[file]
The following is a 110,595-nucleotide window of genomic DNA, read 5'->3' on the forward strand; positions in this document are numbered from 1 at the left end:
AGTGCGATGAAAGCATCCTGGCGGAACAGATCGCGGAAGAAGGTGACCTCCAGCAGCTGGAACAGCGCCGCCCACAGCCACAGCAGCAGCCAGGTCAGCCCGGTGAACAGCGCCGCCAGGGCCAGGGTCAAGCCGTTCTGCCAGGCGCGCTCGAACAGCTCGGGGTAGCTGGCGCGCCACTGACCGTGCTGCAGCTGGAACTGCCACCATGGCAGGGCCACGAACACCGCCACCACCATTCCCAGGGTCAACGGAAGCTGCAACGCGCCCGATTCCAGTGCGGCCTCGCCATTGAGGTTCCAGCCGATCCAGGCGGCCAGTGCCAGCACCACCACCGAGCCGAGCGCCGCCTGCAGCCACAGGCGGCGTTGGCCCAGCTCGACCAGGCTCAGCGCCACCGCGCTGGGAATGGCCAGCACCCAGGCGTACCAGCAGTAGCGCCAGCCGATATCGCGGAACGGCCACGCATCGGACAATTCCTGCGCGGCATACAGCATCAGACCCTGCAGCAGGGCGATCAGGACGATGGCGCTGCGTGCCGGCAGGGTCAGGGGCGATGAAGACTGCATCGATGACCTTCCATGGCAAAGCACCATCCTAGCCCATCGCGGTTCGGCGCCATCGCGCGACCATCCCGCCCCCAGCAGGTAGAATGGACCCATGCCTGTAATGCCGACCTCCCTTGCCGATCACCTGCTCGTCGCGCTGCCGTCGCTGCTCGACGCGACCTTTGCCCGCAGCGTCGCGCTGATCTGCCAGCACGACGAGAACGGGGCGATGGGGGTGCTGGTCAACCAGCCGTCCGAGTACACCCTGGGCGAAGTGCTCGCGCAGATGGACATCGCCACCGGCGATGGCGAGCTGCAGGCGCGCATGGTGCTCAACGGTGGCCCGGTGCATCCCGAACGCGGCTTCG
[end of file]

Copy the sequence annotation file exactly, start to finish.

The following is a 110,595-nucleotide window of genomic DNA, read 5'->3' on the forward strand; positions in this document are numbered from 1 at the left end:
AGTGCGATGAAAGCATCCTGGCGGAACAGATCGCGGAAGAAGGTGACCTCCAGCAGCTGGAACAGCGCCGCCCACAGCCACAGCAGCAGCCAGGTCAGCCCGGTGAACAGCGCCGCCAGGGCCAGGGTCAAGCCGTTCTGCCAGGCGCGCTCGAACAGCTCGGGGTAGCTGGCGCGCCACTGACCGTGCTGCAGCTGGAACTGCCACCATGGCAGGGCCACGAACACCGCCACCACCATTCCCAGGGTCAACGGAAGCTGCAACGCGCCCGATTCCAGTGCGGCCTCGCCATTGAGGTTCCAGCCGATCCAGGCGGCCAGTGCCAGCACCACCACCGAGCCGAGCGCCGCCTGCAGCCACAGGCGGCGTTGGCCCAGCTCGACCAGGCTCAGCGCCACCGCGCTGGGAATGGCCAGCACCCAGGCGTACCAGCAGTAGCGCCAGCCGATATCGCGGAACGGCCACGCATCGGACAATTCCTGCGCGGCATACAGCATCAGACCCTGCAGCAGGGCGATCAGGACGATGGCGCTGCGTGCCGGCAGGGTCAGGGGCGATGAAGACTGCATCGATGACCTTCCATGGCAAAGCACCATCCTAGCCCATCGCGGTTCGGCGCCATCGCGCGACCATCCCGCCCCCAGCAGGTAGAATGGACCCATGCCTGTAATGCCGACCTCCCTTGCCGATCACCTGCTCGTCGCGCTGCCGTCGCTGCTCGACGCGACCTTTGCCCGCAGCGTCGCGCTGATCTGCCAGCACGACGAGAACGGGGCGATGGGGGTGCTGGTCAACCAGCCGTCCGAGTACACCCTGGGCGAAGTGCTCGCGCAGATGGACATCGCCACCGGCGATGGCGAGCTGCAGGCGCGCATGGTGCTCAACGGTGGCCCGGTGCATCCCGAACGCGGCTTCG